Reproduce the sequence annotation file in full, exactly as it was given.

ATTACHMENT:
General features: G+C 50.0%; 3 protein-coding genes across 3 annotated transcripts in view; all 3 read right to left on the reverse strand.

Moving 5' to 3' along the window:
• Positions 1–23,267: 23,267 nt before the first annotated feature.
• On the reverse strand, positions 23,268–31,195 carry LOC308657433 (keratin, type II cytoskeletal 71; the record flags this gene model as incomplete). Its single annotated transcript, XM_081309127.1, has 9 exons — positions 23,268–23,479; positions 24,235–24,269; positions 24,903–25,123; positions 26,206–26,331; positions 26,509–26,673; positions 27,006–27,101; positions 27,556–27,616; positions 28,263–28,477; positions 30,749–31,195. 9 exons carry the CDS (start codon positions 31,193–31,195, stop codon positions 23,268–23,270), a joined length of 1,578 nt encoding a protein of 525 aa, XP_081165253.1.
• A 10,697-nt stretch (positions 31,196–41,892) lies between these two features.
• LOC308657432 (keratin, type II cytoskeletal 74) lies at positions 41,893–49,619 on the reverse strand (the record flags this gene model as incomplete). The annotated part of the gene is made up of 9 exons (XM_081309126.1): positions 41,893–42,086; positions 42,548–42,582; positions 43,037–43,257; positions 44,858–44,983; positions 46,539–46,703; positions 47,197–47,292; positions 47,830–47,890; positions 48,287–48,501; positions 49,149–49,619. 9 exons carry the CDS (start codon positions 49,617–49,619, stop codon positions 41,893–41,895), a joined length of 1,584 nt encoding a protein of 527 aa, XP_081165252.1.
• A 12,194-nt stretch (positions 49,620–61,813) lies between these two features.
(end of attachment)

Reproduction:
General features: G+C 50.0%; 3 protein-coding genes across 3 annotated transcripts in view; all 3 read right to left on the reverse strand.

Moving 5' to 3' along the window:
• Positions 1–23,267: 23,267 nt before the first annotated feature.
• On the reverse strand, positions 23,268–31,195 carry LOC308657433 (keratin, type II cytoskeletal 71; the record flags this gene model as incomplete). Its single annotated transcript, XM_081309127.1, has 9 exons — positions 23,268–23,479; positions 24,235–24,269; positions 24,903–25,123; positions 26,206–26,331; positions 26,509–26,673; positions 27,006–27,101; positions 27,556–27,616; positions 28,263–28,477; positions 30,749–31,195. 9 exons carry the CDS (start codon positions 31,193–31,195, stop codon positions 23,268–23,270), a joined length of 1,578 nt encoding a protein of 525 aa, XP_081165253.1.
• A 10,697-nt stretch (positions 31,196–41,892) lies between these two features.
• LOC308657432 (keratin, type II cytoskeletal 74) lies at positions 41,893–49,619 on the reverse strand (the record flags this gene model as incomplete). The annotated part of the gene is made up of 9 exons (XM_081309126.1): positions 41,893–42,086; positions 42,548–42,582; positions 43,037–43,257; positions 44,858–44,983; positions 46,539–46,703; positions 47,197–47,292; positions 47,830–47,890; positions 48,287–48,501; positions 49,149–49,619. 9 exons carry the CDS (start codon positions 49,617–49,619, stop codon positions 41,893–41,895), a joined length of 1,584 nt encoding a protein of 527 aa, XP_081165252.1.
• A 12,194-nt stretch (positions 49,620–61,813) lies between these two features.